If people don't like USB-C, they're just going to rate everything Apple makes as a 1.0/5, which, as far as a normalization algorithm is concerned, is the same as rating everything a 5.0/5. It carries no signal and gets completely dropped from the algorithm.


I don't think anyone has a psychological issue with USB C.

What they have is a perfectly legitimate issue with not being able to use their existing peripherals with a supposedly top-of-the-line professional laptop/desktop with an unquestionably professional price.

Removing the reviews is PR sterilisation. It's appearance management. It's wilfully turning a deaf ear to any feedback that suggests the Emperor may not be fully clothed.

It has absolutely nothing to do with raising the SNR in the store.


Let me be clear; I was mostly talking about ratings re: SNR. Ratings, in a very explicit mathematical sense, become literally undefined when you aren't comparing them between things, but just comparing something to itself. You can't have a vote with one candidate; you can't have an auction with one bidder; etc. The results are all undefined. In the exact same sense, you can't have a ratings system in a marketplace with one product in it.

Or, for a direct analogy: you can't have Hot or Not where it's just one dude. Is he hot? Is he not? Undefined.

Now, freeform text reviews: sure, they might hold some meaning, even in a single-seller marketplace. (For subtle behavioral-economic reasons, I would hypothesize that they probably don't, but let's pretend they do.) I would posit, though, that whatever's in those reviews is already the result of "PR sterilization." What you're seeing is what Apple wants you to see. It's their store.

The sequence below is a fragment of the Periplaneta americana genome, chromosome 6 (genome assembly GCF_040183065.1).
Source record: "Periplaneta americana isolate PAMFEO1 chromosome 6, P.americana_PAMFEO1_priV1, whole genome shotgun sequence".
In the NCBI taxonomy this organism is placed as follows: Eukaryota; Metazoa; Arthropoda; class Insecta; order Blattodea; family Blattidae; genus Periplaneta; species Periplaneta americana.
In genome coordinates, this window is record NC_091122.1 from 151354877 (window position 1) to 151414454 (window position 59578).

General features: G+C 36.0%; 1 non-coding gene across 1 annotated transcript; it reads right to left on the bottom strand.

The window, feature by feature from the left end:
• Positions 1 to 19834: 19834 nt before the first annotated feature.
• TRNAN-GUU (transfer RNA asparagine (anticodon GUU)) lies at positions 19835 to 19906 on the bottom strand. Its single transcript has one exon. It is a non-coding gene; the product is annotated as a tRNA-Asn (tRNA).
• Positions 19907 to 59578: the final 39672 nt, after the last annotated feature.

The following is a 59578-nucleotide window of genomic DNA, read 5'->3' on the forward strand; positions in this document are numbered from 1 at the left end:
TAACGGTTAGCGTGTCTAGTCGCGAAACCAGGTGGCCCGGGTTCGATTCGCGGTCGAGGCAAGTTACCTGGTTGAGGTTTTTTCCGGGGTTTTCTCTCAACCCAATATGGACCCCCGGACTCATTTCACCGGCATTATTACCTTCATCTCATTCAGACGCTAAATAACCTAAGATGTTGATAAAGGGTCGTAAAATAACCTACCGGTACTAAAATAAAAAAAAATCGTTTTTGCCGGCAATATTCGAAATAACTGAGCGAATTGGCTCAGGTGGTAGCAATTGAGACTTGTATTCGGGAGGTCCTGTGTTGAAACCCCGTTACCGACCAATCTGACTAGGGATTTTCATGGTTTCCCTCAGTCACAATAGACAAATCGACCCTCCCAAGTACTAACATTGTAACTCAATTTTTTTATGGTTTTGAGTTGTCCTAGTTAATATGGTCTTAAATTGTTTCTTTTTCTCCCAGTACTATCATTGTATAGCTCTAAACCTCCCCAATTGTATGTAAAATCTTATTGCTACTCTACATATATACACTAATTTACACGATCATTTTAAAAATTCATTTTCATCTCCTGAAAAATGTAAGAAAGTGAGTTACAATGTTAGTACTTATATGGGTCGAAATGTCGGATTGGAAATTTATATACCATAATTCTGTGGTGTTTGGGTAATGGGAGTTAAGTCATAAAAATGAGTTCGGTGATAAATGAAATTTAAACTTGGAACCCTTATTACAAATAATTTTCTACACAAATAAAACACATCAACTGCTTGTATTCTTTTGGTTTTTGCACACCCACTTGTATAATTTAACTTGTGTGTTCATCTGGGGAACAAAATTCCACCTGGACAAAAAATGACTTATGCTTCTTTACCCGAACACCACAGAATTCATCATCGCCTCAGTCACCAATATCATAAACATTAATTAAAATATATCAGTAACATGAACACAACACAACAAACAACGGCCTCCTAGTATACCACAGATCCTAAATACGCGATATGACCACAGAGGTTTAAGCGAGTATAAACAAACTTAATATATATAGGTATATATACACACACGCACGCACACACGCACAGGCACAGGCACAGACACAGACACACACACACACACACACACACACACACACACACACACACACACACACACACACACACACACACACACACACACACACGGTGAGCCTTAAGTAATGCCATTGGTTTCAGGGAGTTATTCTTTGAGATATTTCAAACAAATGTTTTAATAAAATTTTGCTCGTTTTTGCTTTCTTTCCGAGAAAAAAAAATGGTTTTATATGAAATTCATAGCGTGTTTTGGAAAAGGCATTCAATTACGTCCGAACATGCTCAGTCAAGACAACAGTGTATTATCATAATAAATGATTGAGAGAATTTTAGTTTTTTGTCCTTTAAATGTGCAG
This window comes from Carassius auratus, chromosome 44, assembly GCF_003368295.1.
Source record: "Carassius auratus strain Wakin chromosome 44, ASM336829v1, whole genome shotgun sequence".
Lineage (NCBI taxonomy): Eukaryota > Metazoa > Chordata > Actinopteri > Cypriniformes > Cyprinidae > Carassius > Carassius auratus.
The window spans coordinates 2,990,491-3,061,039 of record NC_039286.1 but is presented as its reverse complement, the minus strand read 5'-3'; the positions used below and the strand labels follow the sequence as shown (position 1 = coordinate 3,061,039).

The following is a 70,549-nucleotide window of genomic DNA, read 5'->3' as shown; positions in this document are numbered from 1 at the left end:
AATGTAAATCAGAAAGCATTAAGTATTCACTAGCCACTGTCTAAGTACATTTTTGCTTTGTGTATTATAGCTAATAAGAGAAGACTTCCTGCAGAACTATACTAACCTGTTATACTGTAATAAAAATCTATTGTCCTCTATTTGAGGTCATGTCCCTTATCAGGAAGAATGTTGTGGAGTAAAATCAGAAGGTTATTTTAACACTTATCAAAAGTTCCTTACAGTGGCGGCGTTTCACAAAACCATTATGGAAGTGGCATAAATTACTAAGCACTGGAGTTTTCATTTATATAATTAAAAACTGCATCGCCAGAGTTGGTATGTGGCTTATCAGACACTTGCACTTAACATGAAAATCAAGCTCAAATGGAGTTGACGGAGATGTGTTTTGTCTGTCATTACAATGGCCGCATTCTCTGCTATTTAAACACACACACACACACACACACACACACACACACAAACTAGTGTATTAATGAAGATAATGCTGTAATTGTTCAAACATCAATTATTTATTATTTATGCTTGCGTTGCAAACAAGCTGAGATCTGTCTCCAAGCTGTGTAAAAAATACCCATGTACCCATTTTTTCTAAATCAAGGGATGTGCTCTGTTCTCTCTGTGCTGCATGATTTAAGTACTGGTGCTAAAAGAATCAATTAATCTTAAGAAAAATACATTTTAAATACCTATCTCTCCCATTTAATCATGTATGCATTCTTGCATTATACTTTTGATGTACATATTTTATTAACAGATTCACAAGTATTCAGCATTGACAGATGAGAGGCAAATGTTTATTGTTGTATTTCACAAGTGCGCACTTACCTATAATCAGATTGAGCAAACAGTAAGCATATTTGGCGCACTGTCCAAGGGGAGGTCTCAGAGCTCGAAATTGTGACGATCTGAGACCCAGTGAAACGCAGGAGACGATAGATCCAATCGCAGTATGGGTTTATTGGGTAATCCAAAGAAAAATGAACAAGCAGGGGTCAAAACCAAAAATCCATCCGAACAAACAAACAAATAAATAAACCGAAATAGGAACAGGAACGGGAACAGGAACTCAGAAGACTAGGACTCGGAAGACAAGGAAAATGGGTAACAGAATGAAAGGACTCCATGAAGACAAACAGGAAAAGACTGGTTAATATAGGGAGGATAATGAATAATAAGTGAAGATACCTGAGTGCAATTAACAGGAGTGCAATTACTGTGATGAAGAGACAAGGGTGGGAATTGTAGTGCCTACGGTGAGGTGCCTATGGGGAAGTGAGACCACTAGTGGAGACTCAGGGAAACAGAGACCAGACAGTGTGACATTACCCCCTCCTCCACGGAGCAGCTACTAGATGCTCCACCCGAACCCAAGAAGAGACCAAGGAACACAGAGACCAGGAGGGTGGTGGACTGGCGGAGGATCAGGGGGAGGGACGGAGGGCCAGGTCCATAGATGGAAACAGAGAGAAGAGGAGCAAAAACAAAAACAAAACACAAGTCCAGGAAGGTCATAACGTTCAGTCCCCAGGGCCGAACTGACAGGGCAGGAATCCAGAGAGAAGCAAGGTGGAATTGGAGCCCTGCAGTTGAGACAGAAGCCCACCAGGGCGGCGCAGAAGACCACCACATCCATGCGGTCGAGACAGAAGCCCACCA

Reviews only "work" (i.e. have guaranteed real signal, rather than "maybe real, maybe fake" signal) when incentives in a marketplace are aligned such that even the marketplace owner has no incentive to tamper with which reviews are or are not visible. That is not true here, and so the reviews are not, and never were, trustworthy. They were noise from the start.


I'm skeptical people are maliciously rating products 1/5 because they have an agenda against USB-C.

More likely, they dislike it because it's inconvenient and difficult to use with their devices.

Hell, APPLES OWN DEVICES don't even support USB-C.


It used to be when apple came out with a fancy i/o, they would just give you the new port and take out something vestigial, keeping the half dozen other ports.

Now apple has wiped the laptop clean and introduced a port that they don't even support with their own product lines, despite it being the only port on a macbook pro for nearly 4 years.


I honestly suspect Apple's completely lost without Steve Jobs and instead of innovating and building quality products they're pivoting into a fashion symbol and trying to push their margins as high as they can and eke out as much money as possible before people realize what's going on and abandon them in favor of better, cheaper alternatives.


The most painful part is the overtness of the money grubbing from apple, a trillion dollar company. Dongle tax, mandatory touchbar, base storage and memory stuck in 2012, extortion tier upgrade pricing, and the hardware falls apart if you look at it wrong.


Try to read about the features inside their custom chips. Personally I am amazed.


This is nothing new for Apple; back around 2007 it removed the complaints of hundreds of iMac owners that regions of their display screens were failing, a year or two after purchase.

I was one of those owners (the hard drive had already failed). Last straw for me. GrrrApple.